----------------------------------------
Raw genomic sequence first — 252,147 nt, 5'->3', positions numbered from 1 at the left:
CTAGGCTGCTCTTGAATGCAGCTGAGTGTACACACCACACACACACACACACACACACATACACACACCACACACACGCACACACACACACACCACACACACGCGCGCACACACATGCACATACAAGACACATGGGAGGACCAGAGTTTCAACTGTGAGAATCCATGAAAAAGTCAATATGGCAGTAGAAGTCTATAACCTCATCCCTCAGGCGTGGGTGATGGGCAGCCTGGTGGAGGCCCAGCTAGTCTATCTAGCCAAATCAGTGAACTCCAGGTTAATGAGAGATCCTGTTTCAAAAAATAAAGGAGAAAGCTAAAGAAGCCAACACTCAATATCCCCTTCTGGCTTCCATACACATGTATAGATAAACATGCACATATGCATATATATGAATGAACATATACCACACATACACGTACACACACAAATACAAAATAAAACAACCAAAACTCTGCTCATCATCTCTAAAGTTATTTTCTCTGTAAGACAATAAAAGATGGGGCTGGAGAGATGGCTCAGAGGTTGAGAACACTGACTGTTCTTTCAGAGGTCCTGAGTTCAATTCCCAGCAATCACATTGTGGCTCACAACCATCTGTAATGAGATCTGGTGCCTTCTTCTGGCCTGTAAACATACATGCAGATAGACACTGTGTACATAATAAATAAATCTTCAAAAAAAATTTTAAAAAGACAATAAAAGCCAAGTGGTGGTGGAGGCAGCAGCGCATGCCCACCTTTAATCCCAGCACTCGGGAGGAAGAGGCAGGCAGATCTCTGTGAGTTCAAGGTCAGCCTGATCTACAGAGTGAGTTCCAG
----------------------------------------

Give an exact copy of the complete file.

Raw genomic sequence first — 252,147 nt, 5'->3', positions numbered from 1 at the left:
CTAGGCTGCTCTTGAATGCAGCTGAGTGTACACACCACACACACACACACACACACACATACACACACCACACACACGCACACACACACACACCACACACACGCGCGCACACACATGCACATACAAGACACATGGGAGGACCAGAGTTTCAACTGTGAGAATCCATGAAAAAGTCAATATGGCAGTAGAAGTCTATAACCTCATCCCTCAGGCGTGGGTGATGGGCAGCCTGGTGGAGGCCCAGCTAGTCTATCTAGCCAAATCAGTGAACTCCAGGTTAATGAGAGATCCTGTTTCAAAAAATAAAGGAGAAAGCTAAAGAAGCCAACACTCAATATCCCCTTCTGGCTTCCATACACATGTATAGATAAACATGCACATATGCATATATATGAATGAACATATACCACACATACACGTACACACACAAATACAAAATAAAACAACCAAAACTCTGCTCATCATCTCTAAAGTTATTTTCTCTGTAAGACAATAAAAGATGGGGCTGGAGAGATGGCTCAGAGGTTGAGAACACTGACTGTTCTTTCAGAGGTCCTGAGTTCAATTCCCAGCAATCACATTGTGGCTCACAACCATCTGTAATGAGATCTGGTGCCTTCTTCTGGCCTGTAAACATACATGCAGATAGACACTGTGTACATAATAAATAAATCTTCAAAAAAAATTTTAAAAAGACAATAAAAGCCAAGTGGTGGTGGAGGCAGCAGCGCATGCCCACCTTTAATCCCAGCACTCGGGAGGAAGAGGCAGGCAGATCTCTGTGAGTTCAAGGTCAGCCTGATCTACAGAGTGAGTTCCAG